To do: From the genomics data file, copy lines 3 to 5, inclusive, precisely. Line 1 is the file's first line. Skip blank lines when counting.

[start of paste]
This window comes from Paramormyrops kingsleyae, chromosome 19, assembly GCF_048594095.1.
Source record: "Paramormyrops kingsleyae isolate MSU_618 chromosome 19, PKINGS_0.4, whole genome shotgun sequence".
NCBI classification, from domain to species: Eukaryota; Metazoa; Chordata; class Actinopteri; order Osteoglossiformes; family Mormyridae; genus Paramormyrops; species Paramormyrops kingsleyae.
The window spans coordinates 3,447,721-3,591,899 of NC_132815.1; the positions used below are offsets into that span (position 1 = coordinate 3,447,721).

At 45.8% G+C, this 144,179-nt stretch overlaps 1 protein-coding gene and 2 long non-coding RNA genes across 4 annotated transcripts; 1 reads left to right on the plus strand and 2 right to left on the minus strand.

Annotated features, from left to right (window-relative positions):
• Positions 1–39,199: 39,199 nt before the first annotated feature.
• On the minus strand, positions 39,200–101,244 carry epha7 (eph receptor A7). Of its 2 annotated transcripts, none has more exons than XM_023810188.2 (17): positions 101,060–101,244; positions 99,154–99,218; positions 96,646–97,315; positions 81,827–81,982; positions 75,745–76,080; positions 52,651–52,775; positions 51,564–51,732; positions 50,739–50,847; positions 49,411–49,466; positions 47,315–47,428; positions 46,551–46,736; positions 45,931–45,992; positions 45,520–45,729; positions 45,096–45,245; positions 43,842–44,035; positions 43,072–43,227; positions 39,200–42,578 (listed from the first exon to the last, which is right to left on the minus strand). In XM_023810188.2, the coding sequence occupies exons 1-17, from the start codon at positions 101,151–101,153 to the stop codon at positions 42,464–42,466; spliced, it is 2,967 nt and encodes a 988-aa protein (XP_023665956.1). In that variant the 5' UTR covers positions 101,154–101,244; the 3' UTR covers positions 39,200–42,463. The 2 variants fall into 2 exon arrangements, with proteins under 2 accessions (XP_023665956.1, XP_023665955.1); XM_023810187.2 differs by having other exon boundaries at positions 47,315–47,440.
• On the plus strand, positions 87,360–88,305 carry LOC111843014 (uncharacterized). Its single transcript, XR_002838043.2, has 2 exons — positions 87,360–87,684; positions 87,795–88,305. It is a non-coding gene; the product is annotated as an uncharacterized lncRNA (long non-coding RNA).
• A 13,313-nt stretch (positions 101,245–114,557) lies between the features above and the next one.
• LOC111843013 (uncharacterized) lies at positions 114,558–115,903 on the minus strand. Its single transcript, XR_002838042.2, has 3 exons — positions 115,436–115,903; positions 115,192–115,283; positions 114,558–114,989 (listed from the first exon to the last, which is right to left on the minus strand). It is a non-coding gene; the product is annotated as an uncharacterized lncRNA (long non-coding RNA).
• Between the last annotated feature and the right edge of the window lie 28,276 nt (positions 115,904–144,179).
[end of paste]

NCBI classification, from domain to species: Eukaryota; Metazoa; Chordata; class Actinopteri; order Osteoglossiformes; family Mormyridae; genus Paramormyrops; species Paramormyrops kingsleyae.
The window spans coordinates 3,447,721-3,591,899 of NC_132815.1; the positions used below are offsets into that span (position 1 = coordinate 3,447,721).

At 45.8% G+C, this 144,179-nt stretch overlaps 1 protein-coding gene and 2 long non-coding RNA genes across 4 annotated transcripts; 1 reads left to right on the plus strand and 2 right to left on the minus strand.